The Millet Curling Club dates back to 1925

The Millet Curling Club dates back to 1925

By 1936 Millet needed a bigger curling rink

By Craig Baird For the Pipestone Flyer

It was way back in 1925 when a one-sheet covered rink, with gunny sack windows, was built on the future site of the community hall. It was in this building that Millet would begin its curling experience.

The rink was quite amazing for its time. Located a few feet away from the well, the water was pumped in by hand and then flooded on an icy path from the well into the rink itself. At this point, a sleigh and barrel was used to transport the water from the well over to the rink along the ice path. The sheet was then covered to a depth of four inches with ice. The finishing coat for the rink was done in a very interesting way. The men from the rink would go to the creamery and get 14 eight-gallon cans of semi-warm water. These were then placed along the sidewalk at even intervals along the length of the rink. When the time was right, the cans were dumped at the same time so that the water found its level and provided the finishing coat for the ice.

Curling wasn’t just done at the rink, but also on Crooked Lake at times.

The rink would be used for the next 11 years with great success, but with a growing need for a new and larger rink, the move was made to buy land for the facility. This was done in 1933, with lumber purchased in 1935 and work begun by volunteers. Pete McDougall was the foreman of the construction. Thanks to the volunteer labour, the curling and skating rinks were paid for completely within three years. Sports carnivals, dances and more were used to raise the money to pay for everything. The rink also had advertising space on the east walls to raise extra money. During the summer months, a floor was built at the north end of the rink to allow for dances and musical concerts.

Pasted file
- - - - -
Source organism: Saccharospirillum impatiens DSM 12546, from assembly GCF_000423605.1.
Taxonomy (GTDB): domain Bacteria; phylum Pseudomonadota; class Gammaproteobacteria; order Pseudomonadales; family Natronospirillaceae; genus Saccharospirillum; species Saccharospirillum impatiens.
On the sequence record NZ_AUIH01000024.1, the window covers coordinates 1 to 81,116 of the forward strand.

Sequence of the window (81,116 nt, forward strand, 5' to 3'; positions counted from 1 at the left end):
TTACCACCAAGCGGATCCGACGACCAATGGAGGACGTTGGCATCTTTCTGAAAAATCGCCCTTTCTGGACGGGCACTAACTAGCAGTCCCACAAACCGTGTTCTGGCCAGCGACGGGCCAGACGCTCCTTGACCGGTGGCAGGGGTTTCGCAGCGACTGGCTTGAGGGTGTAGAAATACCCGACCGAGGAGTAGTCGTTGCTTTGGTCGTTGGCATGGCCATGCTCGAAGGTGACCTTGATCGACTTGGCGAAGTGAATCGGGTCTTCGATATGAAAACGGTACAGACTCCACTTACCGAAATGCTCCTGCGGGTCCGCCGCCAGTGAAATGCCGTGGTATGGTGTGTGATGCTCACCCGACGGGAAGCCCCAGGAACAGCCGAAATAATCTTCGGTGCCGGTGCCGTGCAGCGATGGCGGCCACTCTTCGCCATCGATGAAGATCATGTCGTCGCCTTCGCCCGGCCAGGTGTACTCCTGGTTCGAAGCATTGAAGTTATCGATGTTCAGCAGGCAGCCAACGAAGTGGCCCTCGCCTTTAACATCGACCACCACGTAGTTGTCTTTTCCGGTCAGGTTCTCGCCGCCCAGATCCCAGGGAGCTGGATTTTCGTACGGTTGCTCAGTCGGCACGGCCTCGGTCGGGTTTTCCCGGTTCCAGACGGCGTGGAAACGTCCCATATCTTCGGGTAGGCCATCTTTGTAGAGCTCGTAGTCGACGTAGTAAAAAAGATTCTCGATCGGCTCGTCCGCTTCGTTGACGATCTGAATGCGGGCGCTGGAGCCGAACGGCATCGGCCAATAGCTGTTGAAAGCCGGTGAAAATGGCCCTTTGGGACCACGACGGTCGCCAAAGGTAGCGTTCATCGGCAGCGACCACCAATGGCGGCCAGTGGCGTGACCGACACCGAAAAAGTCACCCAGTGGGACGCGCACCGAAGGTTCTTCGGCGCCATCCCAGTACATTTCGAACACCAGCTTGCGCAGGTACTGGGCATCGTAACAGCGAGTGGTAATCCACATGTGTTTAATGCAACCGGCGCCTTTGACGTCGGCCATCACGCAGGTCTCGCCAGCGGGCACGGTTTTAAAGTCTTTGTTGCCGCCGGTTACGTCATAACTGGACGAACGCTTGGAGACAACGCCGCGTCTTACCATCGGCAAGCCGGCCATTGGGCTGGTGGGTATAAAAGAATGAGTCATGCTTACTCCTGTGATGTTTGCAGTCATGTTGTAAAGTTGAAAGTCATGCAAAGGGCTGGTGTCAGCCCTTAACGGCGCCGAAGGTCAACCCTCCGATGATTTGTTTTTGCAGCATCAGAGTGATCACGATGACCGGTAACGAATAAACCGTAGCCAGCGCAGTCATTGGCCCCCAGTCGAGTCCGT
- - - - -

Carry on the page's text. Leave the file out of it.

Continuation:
It was thanks to the rink that the team of John Barth, Ted Walker, Clarence Moen and Bob Hopkins would capture the provincial championship in 1945.

The rink was used for the next three decades, the rink would be used heavily but a powerful storm in 1968 destroyed the roof of the building. This left Millet without a curling rink for a time.

By 1975, a new recreational complex was built, and curling continued once more with great enthusiasm.

Suggestions for columns or questions? E-mail Craig at Listen to his podcast by searching for “Canadian History Ehx” on your podcast platform. Find his show on YouTube by searching for “Canadian History Ehx”.

Information for this column comes from Millet Volume 1.